Review: Amati VCT & Amati VCT 2

This top-up offer for the existing Amati VCT and VCT 2 is seeking £8 million in new investment. It will predominantly invest in companies listed on AIM, although it may also buy unquoted ones.


  • Run by Dr Paul Jourdan, an 18-year veteran of investing in smaller companies
  • Focus on cash-generative and growing companies
  • Targets an annual dividend of 5-6% of year-end NAV
  • Diversified portfolio of over 40 holdings with a growth bias
  • £3,000 minimum investment

The manager

Dr Paul Jourdan is chief executive and co-founder of Amati Global Investors (also previously a professional violinist playing for the City of Birmingham symphony orchestra). He has been a specialist smaller company fund manager for over 18 years having started at Stewart Ivory, before First State took Stewart Ivory over and then Noble Fund Managers. Dr Jourdan launched the First State AIM VCT in 2005, which is now known as Amati VCT. The other managers are Douglas Lawson, who co-founded Amati, and David Stevenson. Both are very experienced. In total Amati manages £116 million, of which £78 million is invested in the VCTs. Amati partners have invested approximately £1.3 million of their own money in the two VCTs.

Target return and strategy

The annual dividend target for these VCTs is 5-6% of the year-end net asset value. Therefore, this dividend could fluctuate more than other VCTs which are targeted on a “pence per share” basis. This is a target and is not guaranteed. Other than dividends, capital growth is an objective. To achieve these aims, Dr Jourdan will invest in a range of AIM-listed companies and the occasional unquoted one.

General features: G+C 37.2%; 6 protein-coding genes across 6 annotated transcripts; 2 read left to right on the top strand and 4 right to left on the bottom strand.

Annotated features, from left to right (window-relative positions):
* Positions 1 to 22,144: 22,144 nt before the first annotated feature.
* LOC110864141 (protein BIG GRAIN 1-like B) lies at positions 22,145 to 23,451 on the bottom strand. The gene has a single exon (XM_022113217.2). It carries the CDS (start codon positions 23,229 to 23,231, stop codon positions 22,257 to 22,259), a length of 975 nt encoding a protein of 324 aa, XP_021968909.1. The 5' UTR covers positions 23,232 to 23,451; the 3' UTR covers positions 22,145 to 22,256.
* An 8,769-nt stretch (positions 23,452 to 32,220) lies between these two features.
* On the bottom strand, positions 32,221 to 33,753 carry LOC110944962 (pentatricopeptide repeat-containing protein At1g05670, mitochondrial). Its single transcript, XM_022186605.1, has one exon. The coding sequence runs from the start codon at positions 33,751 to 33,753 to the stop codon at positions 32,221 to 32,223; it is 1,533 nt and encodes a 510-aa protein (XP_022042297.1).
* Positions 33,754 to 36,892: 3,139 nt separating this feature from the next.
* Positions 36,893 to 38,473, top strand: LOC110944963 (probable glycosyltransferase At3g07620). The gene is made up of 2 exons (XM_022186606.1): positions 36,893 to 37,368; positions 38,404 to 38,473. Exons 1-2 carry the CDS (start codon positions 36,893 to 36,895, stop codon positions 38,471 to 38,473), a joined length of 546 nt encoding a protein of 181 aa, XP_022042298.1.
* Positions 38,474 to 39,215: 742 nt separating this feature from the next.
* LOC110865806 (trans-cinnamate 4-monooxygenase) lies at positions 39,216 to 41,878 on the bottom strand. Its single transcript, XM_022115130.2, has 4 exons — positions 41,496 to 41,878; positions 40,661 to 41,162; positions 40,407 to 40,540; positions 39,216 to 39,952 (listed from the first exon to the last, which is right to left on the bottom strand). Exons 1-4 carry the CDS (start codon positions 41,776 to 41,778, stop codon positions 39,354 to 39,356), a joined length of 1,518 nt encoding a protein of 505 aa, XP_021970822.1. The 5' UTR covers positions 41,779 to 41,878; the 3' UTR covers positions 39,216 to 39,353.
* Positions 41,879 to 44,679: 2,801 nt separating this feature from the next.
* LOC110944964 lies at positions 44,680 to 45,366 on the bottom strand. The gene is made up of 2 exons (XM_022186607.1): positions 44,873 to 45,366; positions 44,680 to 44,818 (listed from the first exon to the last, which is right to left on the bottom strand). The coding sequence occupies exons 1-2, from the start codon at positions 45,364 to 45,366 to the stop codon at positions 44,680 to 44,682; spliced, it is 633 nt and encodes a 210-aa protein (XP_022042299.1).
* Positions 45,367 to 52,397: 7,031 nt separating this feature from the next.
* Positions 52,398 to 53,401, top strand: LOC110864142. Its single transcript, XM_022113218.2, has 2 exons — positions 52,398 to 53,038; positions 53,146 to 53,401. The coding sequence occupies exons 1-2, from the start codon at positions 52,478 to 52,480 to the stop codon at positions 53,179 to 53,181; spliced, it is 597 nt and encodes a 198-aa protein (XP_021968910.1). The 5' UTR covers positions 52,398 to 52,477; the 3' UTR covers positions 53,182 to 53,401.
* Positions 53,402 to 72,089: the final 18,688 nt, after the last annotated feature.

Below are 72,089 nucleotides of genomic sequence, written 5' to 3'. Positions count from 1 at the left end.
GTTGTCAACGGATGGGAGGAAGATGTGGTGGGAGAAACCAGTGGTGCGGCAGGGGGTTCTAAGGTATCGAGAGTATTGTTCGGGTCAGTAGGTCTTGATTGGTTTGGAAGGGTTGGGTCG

As both the Amati VCT and the Amati VCT 2 are longstanding VCTs, they already have fully invested portfolios. The average market value of companies in Amati VCT is £133 million and £144 million for companies in VCT 2. As at 30 September, there were 45 investments in Amati and 48 in VCT 2. Although these VCTs are managed separately, they are becoming more aligned and differences are mainly now due to historical investments. 

The rule change allowing AIM stocks to be held in ISAs for IHT purposes has had a massive impact in the market, especially on companies that are profitable, have good management, strong cash flow and pay dividends. However, according to Dr Jourdan, these stocks are expensive. Within the VCT, he is targeting companies he thinks will become ‘IHT-friendly’ stocks in a few years, but now still need to generate cash and make profits.

Dr Jourdan looks for several attributes in companies he is considering. High barriers to entry and a sustainable competitive advantage are important as is revenue visibility and growth. A strong balance sheet is also desirable so the company can self-finance future growth. Attention will also be paid to areas of the market which he believes are overlooked, for example due to lack of broker coverage, or because the company is operating in an out of favour sector. 

The VCTs invested almost £6m of new money into qualifying companies in 2015, interestingly mostly as “follow-on” investment into existing portfolio companies. So far in 2016, five new investments have been made from a much smaller pool of new qualifying deals (one of the consequences of the new VCT rules).